The Wales Readathon – also known as Dewithon 2020 – kicks off tomorrow. This is an initiative hosted by Paula at BookJotter to celebrate the literature of Wales. Through March you can expect to see the international book blogging community join forces to read and review novels, essays, poems by Welsh authors.
As a Welsh native I can’t possibly let the opportunity slip to showcase the literature from the land of my birth. We may be small in acreage and population (roughly 3.2million people and about as many sheep) but our Principality can boast a host of talented writers.
I’ve been featuring many of these authors on this blog over the past few years. You can find a quick guide to Welsh literature here . There’s also a list of 88 novels that represent a variety of genres and issues. Most of those authors I suspect you’ve not heard of but I hope Dewithon will go some way to remedying that.
Now my dilemma, as always, is what to read myself. I have an abundance of options on my “owned but unread” bookshelves. There were eighteen at the last count, a mixture of contemporary novels and “classics” like Cwmcardy by Lewis Jones which I’m unlikely to get around to because it’s rather long. My copy, which also includes the follow up We Live, comes in at 800 plus pages. Just look at the picture below to see why I’m nervous about this one. There is no way of knowing when the one book ends and the other begins so reading just the first part isn’t an option.
Here’s what I’ve come up with as a shortlist of the contemporary novels.
Contemporary Welsh Authors
West by Carys Davies is a cert. I read her short story collection The Redemption of Galen Pike a few years ago and was blown away by it which is amazing considering I am not a fan of short stories at all. West is her first novel. It gives us a glimpse of early frontier life in what became the United States of America.
Judith Barrow is a Welsh author that I’ve not yet read. A Hundred Tiny Threads is the first of her four (soon to be five) novels. I thought it would be a good companion read to The White Camelia by Juliet Greenwood (another Welsh author) which I’ve just finished. Both books are set in the early twentieth century when women are women are eager for experiences beyond marriage and children.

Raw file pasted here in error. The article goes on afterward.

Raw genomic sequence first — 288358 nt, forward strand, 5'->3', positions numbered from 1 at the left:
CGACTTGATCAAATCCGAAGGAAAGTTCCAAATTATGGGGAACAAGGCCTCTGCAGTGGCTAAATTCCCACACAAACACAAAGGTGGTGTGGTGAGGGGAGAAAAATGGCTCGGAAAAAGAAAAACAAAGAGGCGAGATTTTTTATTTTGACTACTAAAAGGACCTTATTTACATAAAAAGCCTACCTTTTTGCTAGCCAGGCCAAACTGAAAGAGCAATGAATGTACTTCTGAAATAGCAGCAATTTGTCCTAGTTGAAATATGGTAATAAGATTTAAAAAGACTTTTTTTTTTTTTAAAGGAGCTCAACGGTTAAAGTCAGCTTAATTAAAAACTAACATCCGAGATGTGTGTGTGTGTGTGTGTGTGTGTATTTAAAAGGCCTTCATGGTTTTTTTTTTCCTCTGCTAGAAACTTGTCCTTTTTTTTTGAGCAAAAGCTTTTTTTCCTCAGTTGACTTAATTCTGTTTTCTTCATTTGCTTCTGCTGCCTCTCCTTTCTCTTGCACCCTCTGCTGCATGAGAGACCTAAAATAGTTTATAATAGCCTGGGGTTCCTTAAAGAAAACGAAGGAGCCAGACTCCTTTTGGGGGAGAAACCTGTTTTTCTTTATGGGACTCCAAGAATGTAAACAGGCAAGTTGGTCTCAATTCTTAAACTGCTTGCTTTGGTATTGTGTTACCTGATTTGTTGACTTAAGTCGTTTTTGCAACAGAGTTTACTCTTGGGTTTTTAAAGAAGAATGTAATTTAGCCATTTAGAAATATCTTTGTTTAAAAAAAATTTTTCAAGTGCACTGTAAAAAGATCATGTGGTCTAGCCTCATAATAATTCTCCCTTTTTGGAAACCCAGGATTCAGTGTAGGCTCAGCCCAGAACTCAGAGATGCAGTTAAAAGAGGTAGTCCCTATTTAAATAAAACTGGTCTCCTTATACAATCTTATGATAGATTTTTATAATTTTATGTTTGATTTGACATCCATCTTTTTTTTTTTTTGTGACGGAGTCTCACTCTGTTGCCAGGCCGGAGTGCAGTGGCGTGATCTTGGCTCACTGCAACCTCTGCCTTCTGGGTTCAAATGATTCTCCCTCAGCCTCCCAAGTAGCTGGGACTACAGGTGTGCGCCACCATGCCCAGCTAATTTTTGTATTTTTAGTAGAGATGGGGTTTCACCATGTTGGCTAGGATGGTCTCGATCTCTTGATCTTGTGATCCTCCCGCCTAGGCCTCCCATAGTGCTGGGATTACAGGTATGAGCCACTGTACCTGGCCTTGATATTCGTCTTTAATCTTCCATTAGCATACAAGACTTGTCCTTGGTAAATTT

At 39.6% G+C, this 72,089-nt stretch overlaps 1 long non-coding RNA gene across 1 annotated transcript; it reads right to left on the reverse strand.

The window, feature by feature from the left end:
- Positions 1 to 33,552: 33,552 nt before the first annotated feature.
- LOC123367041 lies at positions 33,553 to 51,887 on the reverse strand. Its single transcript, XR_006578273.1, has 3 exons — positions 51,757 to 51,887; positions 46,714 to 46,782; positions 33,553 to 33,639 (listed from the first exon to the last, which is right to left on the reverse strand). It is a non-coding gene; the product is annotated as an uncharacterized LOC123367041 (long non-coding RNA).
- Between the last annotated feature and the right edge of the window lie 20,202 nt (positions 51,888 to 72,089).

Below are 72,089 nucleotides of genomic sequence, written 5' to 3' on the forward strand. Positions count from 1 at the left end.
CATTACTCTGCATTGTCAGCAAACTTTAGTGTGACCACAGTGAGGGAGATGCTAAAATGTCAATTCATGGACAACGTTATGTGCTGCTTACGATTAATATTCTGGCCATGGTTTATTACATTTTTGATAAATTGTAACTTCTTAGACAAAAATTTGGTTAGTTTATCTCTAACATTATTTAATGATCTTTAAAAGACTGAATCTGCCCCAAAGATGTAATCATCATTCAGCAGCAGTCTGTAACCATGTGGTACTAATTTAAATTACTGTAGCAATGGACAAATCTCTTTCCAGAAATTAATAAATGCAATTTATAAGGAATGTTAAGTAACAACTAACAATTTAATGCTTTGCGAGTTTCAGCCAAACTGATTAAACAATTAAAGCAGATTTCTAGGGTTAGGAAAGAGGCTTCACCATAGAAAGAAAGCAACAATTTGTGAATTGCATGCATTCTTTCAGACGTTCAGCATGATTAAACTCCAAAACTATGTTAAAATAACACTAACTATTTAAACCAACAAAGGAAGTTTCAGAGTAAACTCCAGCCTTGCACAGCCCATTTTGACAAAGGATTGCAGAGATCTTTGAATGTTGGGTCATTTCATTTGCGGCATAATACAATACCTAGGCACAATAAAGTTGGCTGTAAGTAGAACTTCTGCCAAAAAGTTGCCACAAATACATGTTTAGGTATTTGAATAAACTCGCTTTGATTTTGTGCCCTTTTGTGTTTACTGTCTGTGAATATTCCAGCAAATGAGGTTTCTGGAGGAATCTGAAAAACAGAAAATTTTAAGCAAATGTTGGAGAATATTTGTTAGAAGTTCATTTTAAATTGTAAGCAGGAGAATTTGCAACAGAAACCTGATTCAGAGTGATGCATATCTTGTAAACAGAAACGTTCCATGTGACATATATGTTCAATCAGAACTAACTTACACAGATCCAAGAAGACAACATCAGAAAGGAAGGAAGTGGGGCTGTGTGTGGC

And I do need to read In Two Minds by Alis Hawkins which is the second in her historical crime series set in mid nineteenth century rural Wales. The first None So Blind was fantastic so I have high hopes for this one. Book number three comes out in May so I need to put my skates on.
Classics of Welsh Literature
My stack of “classics” has grown rapidly because of the initiative by the National Library of Wales to republish some of the books that went out of print. Hence why I ended up with Cwmcardy and also Border Country by Raymond Williams.
Border Country is set in rural South Wales, close to the border with England; an area Williams knew personally, It’s a novel big on ideas about social conditions and the working class, appropriately so since Williams was a well respected academic who took a Marxist approach to his work.
I’m more likely to read Turf or Stone by Margiad Evans which is also set in rural Wales though has a much darker tone. It’s apparently a tale of “passion, violence, cruelty and unexpected tenderness” and came highly recommended by Richard Davies, at Parthian, the publishers of the National Library series.
Right at the top you can just see another classic – One Moonlight Night by Caradog Pritchard. Paula has chosen this for a readalong during the month of March. I managed to retrieve my copy from my niece who has this habit of “borrowing” books, none of which I ever seem to see again.
One Moonlight Night, published in 1961, is set in a Welsh village during the years 1915-1920 and tells the story of a mother-son relationship from the perspective of the boy. It’s based on Pritchard’s own experience of growing up in the Camarthanshire area.
Join The Readathon
If you’re interested in discovering more about Welsh literature, do come and join us in Dewithon 2020. Details are here on Paula’s site. Or you can watch from a distance by keeping an eye on the Twitter hashtag #dewithon20.